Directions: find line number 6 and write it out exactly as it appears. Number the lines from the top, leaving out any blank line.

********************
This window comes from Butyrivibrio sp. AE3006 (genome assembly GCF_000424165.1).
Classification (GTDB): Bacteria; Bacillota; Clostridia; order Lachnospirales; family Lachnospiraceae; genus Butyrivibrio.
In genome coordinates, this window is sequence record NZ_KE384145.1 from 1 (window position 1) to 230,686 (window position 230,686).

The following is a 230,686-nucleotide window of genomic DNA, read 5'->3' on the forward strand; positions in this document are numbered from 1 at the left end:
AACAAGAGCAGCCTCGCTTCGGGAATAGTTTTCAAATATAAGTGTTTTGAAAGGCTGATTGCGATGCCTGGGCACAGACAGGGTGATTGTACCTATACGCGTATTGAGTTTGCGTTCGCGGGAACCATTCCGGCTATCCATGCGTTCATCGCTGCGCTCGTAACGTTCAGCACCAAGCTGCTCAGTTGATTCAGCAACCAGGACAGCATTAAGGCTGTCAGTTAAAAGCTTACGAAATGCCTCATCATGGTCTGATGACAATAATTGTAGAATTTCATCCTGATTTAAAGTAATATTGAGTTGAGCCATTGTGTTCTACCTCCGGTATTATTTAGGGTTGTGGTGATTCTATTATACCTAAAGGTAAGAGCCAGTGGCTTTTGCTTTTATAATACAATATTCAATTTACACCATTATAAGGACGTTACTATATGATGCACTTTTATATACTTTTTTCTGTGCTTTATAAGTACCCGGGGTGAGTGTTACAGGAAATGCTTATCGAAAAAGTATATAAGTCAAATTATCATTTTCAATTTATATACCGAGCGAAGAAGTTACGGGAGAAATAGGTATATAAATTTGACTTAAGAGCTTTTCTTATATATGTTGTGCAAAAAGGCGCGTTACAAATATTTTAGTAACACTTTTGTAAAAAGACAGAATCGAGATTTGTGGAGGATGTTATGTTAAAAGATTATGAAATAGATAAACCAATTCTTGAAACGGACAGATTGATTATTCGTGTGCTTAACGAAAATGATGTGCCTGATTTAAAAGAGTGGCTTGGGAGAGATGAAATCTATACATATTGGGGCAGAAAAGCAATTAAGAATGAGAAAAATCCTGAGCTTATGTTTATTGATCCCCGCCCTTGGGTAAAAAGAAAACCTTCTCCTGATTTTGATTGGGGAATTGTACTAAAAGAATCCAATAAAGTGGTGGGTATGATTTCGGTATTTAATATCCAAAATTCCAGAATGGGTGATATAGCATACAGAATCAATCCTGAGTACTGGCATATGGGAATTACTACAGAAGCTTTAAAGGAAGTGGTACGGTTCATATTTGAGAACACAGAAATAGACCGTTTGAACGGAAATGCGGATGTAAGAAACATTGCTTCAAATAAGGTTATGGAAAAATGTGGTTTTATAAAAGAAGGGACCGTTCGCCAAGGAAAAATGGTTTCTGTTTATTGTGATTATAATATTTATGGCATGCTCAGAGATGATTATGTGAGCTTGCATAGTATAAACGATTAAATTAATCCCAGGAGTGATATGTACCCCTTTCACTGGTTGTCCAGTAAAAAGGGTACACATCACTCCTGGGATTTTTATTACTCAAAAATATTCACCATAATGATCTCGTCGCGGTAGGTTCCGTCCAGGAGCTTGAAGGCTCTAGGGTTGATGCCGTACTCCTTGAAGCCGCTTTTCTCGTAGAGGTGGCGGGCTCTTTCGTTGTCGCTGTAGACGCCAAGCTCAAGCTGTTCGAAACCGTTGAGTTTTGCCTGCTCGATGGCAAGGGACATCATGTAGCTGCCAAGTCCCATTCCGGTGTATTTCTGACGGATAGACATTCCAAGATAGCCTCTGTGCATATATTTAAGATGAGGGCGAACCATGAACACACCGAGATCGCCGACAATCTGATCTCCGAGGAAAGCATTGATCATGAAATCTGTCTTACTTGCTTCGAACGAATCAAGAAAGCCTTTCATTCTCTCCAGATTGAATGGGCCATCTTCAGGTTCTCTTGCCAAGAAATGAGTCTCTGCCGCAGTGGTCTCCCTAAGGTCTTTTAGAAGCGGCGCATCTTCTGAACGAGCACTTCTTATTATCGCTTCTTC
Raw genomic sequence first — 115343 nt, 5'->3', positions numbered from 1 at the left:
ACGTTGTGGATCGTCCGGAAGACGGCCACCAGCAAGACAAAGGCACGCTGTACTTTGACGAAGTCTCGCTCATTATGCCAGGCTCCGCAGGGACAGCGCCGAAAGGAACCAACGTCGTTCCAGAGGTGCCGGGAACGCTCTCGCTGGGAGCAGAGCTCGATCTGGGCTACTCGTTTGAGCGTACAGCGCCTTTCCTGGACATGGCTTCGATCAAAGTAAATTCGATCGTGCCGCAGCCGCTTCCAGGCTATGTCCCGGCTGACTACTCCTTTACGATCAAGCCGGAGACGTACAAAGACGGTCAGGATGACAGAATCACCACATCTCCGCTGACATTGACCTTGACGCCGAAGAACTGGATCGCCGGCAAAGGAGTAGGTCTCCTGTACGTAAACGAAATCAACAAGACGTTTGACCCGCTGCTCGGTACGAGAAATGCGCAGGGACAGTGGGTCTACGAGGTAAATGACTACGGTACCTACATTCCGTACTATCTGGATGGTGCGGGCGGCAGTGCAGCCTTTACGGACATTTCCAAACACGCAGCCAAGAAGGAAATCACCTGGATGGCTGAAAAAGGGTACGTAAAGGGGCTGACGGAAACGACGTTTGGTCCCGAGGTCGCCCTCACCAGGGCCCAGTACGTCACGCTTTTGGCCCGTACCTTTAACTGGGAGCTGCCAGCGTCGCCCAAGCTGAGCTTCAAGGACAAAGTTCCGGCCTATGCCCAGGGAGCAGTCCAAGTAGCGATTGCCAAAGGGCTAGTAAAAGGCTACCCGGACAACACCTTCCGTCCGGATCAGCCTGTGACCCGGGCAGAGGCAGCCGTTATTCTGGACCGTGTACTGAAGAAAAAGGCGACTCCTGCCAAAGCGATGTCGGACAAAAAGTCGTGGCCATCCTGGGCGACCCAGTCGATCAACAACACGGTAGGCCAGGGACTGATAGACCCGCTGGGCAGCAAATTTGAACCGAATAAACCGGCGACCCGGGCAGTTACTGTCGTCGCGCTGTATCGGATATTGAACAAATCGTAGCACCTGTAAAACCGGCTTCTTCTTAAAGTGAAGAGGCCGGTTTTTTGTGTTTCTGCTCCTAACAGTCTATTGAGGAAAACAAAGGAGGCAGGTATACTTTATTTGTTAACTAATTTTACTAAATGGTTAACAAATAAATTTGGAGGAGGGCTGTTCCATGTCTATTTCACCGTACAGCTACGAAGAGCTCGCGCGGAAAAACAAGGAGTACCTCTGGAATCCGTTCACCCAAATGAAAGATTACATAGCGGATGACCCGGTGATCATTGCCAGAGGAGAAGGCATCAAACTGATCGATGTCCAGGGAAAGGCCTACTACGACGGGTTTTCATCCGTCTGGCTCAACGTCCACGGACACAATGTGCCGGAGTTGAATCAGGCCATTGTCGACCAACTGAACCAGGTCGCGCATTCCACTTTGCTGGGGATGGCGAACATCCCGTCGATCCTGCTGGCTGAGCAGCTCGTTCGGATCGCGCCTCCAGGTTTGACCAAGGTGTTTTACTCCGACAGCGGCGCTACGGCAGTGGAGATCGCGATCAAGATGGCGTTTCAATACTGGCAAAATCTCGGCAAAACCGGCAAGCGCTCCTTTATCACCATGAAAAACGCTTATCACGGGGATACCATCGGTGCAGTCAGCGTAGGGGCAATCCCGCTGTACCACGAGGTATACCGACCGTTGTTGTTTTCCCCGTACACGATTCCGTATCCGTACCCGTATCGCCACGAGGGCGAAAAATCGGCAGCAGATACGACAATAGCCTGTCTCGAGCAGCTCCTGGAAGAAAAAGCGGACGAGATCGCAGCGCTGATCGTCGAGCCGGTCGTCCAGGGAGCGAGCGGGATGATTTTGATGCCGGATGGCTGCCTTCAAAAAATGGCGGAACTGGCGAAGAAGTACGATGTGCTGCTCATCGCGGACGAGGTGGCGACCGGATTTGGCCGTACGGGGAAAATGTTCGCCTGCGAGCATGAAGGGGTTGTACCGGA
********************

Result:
Raw genomic sequence first — 115343 nt, 5'->3', positions numbered from 1 at the left: